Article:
The draft is now just a week away and clubs are now having draft meetings. The overwhelming majority of the data has been gathered by the area scouts, and the crosscheckers, scouting directors and even GMs have already been out to get their own final glance at the top prospects. But that doesn't mean any organization has their draft board set yet.
"I've been here eight years," said one crosschecker, "and we've never set ours until the night before or even the morning of the draft. We'll get late information that changes something for us and have to make an adjustment."
Translation: There's a lot of work yet to be done and a lot is unsettled.
One of those unsettled areas is which prep arm most deserves to rank No. 4 behind right-handers Dylan Bundy (Owasso HS, Okla.), Archie Bradley (Broken Arrow HS, Okla.) and Tyler Guerrieri (Spring Valley HS, S.C.). The top candidates include Alonso High School (Fla.) right-hander Jose Fernandez, Alhambra High School (Calif.) righty Robert Stephenson and Dillon Howard from Searcy High School in Arkansas. Science Hill (Tenn.) left-hander Daniel Norris, right-hander Joe Ross from Bishop O'Dowd High School (Calif.) and Lawrence Academy's Tyler Beede are also in that mix along with Edison High School (Calif.) southpaw Henry Owens.
Each pitcher has his own claim; Fernandez's fastball has touched 98 mph this spring while Stephenson may have the best combination of present velocity and projectable frame. Howard's consistent stuff may top that of the rest of the group while Norris may be the top left-hander. Joe Ross's low-90s fastball and fluid delivery also earn notice.
Beede finished his season strong, touching the mid-90s and striking out 13 in the league title game. He's held his velocity deep into games, thrown three no-hitters and compiled a 102-6 strikeout-to-walk ratio in 51 innings.
"I haven't seen the other high school pitchers in the country this year but Ty was very consistent this season," said an area scout. "His breaking ball got a little better as the season went along and at times he really spotted his fastball."
Despite those endorsements, the scout admits that neither Beede's command or curve receive high grades, but his velocity is above average, he has a projectable frame and he repeats his delivery. However, the biggest x-factor in regards to his draft stock is his strong commitment to Vanderbilt, which could keep him out of the initial round. Because he's from Massachussets, Beede is naturally linked to Boston in the second half of the first round and could also fit nicely at No. 24 with Tampa Bay, 25 with San Diego or 28 to Atlanta. Keith Law has Beede ranked No. 30 in the latest Top 100 and projected the Twins to tab him at No. 30 in his latest mock.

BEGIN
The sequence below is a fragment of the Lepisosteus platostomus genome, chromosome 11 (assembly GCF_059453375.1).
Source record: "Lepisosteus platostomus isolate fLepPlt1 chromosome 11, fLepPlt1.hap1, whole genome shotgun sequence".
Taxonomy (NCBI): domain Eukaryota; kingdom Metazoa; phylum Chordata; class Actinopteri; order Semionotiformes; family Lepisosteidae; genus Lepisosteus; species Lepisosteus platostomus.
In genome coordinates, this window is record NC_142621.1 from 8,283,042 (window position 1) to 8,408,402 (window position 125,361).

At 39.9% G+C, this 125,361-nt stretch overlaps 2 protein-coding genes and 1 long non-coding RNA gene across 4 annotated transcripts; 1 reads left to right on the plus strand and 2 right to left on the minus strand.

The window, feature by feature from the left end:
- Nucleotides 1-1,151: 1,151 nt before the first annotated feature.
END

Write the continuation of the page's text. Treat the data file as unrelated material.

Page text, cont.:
Anthony Rendon's latest showing in the field -- he played second base last week in the Conference USA Tournament -- could solidify his place as the top college bat in the class, if not the No. 1 overall player. That's partially because the rest of the college position players have major holes in their game. Or in the case of LSU's Mikie Mahtook, just not quite enough upside.
"I love him, so don't ask me to tell you why he won't go in the top 10," quipped one area scout. "I think he moves quickly through the minors and plays center in the bigs in two years. But no, he's probably not going to hit 30 homers." Mahtook, however, has displayed the ability to square up pitches and get consistent loft, and combined with the proof that he can handle center field, his tools suggest a potential all-star.
Dear Scouting Bureau
Dalls Jesuit Prep outfielder Josh Bell has reportedly sent a letter to the MLB Scouting Bureau alerting clubs that he will attend the University of Texas next season. The letter apparently indicates that Bell does not want to start his professional career just yet, suggesting to clubs that drafting him would be a waste.
Of course, this could be posturing by Scott Boras, Bell's adviser, meaning it may take top-10 money to get Bell to pass up college. Law ranked Bell at No. 21 overall in the Top 100 and projected him to land in Boston in the latest mock draft.
• Georgia Tech lefty Jed Bradley rebounded from a handful of mediocre starts to flash a better breaking ball that helped him rack up eight strikeouts against North Carolina State Thursday in the ACC Tournament. He did, again, work deep counts and had some problems putting hitters away, but the Wolfpack couldn't square up his fastball much.
• Shorewood (Wash.) High School southpaw Blake Snell pitched his team into the state finals with a complete-game that featured 10 strikeouts. Shoving aside some early-season struggles, Snell, a projectable 6-foot-4 and 180 pounds, showed a better curveball than when I saw him in March and April; it was a bit firmer in the 70-72 mph range and he knew when to bury it down in the zone to get the hitter to chase. He sat 87-91 mph, tagging 92 twice for me Friday and an area scout says he had Snell up to 94 a week ago. He's not a first-round talent, but he's signable despite a commitment to the University of Washington and isn't likely to last long if he gets past the initial sandwich round.